As students are welcomed back into classrooms, it’s the time of the year for educators to plan their school year. With the COVID-19 pandemic disrupting and altering the education landscape worldwide over the past few years, it’s important for educators to approach the learning environment with flexibility and openness to change.
Educators may also turn to popular trends in innovative education while planning to help decide how the classroom may look.
Technology continues to have a tremendous impact on education and learning, from the approach to various pedagogical models to the types of learning material used within a classroom. And this doesn’t only apply to remote classroom settings – for face-to-face courses, 68% of learners said they’d like to see increased use of digital materials or resources.
Education is continuously evolving and growing, and this new era will see an increased opportunity for the utilization of technology. Keep reading to discover trends and predictions for the 2022-2023 school year.
7 Start of the School Year Trends and Predictions for 2023
1. Universities are approaching online learning in two ways:
a) Many universities are committed to in-person learning but will continue to invest in online learning tools to complement and enhance face-to-face learning. And to safeguard themselves from the future of higher education.
b) Some universities, especially community colleges, are eager to adopt hybrid and remote-first learning to boost plummeting enrollment and address equity.
2. We will continue to see the consolidation of tech happening in the higher education space
Universities will continue to transition from multiple, distributed EdTech vendors to integrated systems that work seamlessly together and require less faculty/student training to use.
And with teacher turnover at record highs – 55% are considering leaving the profession earlier than planned according to a 2022 survey – technology is more important than ever, aiding in managing the burnout experienced. The consolidation of tech programs can provide a solution for educators who are in need of multiple forms of support and additional time to work with colleagues and build relationships with students.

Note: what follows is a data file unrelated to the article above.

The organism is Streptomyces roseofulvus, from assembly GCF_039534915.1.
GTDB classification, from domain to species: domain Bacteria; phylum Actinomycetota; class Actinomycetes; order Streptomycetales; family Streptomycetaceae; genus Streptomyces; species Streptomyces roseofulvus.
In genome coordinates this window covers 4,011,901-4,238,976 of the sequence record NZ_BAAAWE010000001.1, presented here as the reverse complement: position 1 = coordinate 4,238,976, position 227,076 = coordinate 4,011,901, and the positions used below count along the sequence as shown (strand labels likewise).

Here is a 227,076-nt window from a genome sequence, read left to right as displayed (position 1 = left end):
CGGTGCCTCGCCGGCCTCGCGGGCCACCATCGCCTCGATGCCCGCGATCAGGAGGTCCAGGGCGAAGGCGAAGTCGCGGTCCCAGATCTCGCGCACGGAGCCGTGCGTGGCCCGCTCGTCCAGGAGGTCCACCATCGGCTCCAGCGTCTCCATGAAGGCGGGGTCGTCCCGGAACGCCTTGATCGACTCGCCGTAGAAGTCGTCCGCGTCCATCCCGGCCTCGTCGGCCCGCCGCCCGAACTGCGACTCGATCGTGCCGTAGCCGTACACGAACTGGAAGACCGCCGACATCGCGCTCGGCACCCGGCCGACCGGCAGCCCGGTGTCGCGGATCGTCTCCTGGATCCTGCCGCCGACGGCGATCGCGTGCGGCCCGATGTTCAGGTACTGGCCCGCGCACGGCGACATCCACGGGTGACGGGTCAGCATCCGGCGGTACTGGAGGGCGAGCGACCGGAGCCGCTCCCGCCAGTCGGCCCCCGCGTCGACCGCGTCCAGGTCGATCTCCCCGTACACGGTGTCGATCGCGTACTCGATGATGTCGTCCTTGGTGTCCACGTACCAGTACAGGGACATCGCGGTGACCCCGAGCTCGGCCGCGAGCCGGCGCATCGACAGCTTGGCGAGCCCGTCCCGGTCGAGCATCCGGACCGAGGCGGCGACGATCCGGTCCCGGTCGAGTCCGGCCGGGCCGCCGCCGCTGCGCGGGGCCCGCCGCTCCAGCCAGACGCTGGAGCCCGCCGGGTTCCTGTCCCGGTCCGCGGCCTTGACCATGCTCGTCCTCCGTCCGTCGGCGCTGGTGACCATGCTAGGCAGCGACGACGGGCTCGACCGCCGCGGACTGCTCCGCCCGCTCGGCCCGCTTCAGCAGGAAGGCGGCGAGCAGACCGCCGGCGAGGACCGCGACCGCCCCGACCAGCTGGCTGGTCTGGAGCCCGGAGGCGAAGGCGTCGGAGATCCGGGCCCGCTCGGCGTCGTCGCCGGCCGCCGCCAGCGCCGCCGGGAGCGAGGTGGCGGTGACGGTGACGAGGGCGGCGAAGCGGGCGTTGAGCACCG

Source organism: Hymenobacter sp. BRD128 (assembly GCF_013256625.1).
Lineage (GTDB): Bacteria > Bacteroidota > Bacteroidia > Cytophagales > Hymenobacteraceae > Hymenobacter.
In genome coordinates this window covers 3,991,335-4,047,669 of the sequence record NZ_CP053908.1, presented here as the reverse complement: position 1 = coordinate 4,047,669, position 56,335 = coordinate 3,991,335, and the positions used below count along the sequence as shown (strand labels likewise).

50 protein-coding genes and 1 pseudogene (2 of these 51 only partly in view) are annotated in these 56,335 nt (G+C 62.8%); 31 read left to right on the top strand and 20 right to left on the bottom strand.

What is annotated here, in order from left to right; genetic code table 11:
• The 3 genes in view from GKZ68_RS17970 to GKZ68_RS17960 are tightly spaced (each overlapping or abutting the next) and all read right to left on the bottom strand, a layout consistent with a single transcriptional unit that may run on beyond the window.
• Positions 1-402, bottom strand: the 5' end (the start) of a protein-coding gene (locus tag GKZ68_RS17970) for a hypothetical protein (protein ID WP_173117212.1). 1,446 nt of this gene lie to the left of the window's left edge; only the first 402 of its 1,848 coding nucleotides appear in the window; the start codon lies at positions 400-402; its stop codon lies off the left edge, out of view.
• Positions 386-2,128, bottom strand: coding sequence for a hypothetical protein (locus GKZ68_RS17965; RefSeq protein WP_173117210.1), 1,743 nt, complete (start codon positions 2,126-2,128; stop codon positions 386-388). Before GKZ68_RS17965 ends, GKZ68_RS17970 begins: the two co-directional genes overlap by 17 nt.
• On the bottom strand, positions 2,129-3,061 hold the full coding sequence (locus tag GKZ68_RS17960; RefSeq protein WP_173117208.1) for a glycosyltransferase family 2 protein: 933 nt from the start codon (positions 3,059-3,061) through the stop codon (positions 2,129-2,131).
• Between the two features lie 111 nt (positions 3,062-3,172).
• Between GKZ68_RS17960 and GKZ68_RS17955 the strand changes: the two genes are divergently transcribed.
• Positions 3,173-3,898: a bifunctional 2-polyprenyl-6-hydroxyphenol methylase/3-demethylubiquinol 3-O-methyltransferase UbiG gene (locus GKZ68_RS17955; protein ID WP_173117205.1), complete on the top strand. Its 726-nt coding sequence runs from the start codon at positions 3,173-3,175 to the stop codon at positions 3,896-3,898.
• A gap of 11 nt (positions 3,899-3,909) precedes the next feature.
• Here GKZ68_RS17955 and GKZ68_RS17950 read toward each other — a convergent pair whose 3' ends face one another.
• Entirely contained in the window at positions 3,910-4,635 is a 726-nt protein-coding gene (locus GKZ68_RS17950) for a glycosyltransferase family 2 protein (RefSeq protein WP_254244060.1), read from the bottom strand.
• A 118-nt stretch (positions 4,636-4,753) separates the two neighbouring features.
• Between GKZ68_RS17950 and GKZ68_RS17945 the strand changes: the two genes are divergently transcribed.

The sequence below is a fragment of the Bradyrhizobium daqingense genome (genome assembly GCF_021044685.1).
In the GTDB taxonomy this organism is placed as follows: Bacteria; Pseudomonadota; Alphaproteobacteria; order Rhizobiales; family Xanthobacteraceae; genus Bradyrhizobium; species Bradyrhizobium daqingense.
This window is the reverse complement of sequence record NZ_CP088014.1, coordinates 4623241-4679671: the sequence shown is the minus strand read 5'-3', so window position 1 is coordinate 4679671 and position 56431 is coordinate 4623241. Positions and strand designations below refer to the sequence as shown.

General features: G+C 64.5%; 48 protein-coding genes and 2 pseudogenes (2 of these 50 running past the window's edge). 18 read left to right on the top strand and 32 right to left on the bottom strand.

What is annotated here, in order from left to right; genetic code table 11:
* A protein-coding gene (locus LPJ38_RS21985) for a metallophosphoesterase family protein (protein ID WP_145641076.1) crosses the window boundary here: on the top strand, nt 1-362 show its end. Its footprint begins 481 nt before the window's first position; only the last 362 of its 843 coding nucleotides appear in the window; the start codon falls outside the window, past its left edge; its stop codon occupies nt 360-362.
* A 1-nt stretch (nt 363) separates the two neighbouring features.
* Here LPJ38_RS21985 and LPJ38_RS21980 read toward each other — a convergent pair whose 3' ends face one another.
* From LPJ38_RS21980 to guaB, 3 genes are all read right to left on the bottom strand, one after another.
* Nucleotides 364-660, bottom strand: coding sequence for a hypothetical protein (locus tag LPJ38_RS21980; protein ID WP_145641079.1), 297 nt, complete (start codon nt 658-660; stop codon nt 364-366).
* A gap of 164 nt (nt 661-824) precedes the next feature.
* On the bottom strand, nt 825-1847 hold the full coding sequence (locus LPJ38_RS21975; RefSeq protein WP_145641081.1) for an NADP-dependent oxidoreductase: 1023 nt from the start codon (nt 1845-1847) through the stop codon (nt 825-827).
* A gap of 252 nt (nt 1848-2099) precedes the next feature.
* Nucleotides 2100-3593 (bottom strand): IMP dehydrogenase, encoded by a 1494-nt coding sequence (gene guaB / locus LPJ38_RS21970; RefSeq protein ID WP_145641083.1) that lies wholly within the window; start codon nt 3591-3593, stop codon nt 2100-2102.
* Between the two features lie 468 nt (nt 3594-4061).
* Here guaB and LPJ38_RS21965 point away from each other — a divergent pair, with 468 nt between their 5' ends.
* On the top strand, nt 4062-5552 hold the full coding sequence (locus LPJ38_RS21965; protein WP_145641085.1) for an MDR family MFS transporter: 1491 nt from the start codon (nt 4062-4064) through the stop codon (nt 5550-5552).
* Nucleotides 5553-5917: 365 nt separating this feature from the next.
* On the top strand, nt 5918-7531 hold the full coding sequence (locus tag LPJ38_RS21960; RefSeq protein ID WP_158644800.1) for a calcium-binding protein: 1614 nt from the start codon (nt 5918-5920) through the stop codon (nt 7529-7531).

3. Universities who reject the tech innovations accelerated by the pandemic risk compromising equity
The COVID-19 pandemic highlighted many existing inequalities that existed within the education system, and brought forth the need for inclusive learning environments that are culturally and linguistically responsive.
As a result, institutions are now taking steps to build long-term flexibility into course design and faculty support through digital tools in order to remove barriers – and the universities who aren’t keeping up with this trend risk compromising equity. Digital tools not only enhance the learning experience, they can also provide the foundation for accessible learning. Leveraging both Universal Design for Learning (UDL) and blended learning can create more accessible, inclusive, and equitable learning experiences for all students.
4. Community colleges will continue to boost EdTech innovation
While this trend already existed, it has been accelerated by the pandemic. Many community colleges have already mastered the hybrid format of teaching, with hybrid courses proving to be a natural fit for the schools’ often diverse age demographics.
With EdTech innovation comes the importance of accessibility, and many community colleges are implementing technology to facilitate inclusivity – such as Pikes Peak Community College in Colorado Springs, who are using 360 degree cameras that pivot to focus on the main speaker. Meanwhile El Paso Community College in El Paso, Texas offers physical and cloud-based tech to support students’ online learning – they can borrow Wi-Fi hotspots and laptops for a semester to join classes remotely.
5. The end of the 60-minute lecture is here
The future of the classroom is the flipped classroom model, where students engage in learning prior to class to free up class time for higher-order thinking. And the benefits are clear – 71% of teachers indicated that grades of their students have improved since implementing a flipped classroom strategy.
And even if teachers prefer in-person classes, students will fight for full-virtual or hybrid classes.
6. Businesses may focus more on skills proficiency than degrees
This will be supported by targeted skills-based training in smaller modules that could possibly be stacked with other content later to add up to a full degree. Teaching strategies such as microlearning and gamification will likely see an increase in popularity to support these shorter, highly interactive learning segments.
7. Students expect to have a choice between in-person, hybrid, and online learning
According to a report from educational research body Bay View Analytics, 73% of learners “somewhat” (27%) or “strongly” (46%) agreed they’d like to take some of their courses in a fully-online format in the future. Additionally, for face-to-face courses, 68% of learners said they’d like to see increased use of digital materials or resources.
And with Spring 2022 enrollment estimates showing a decline in enrollment, students will most likely find their needs met.
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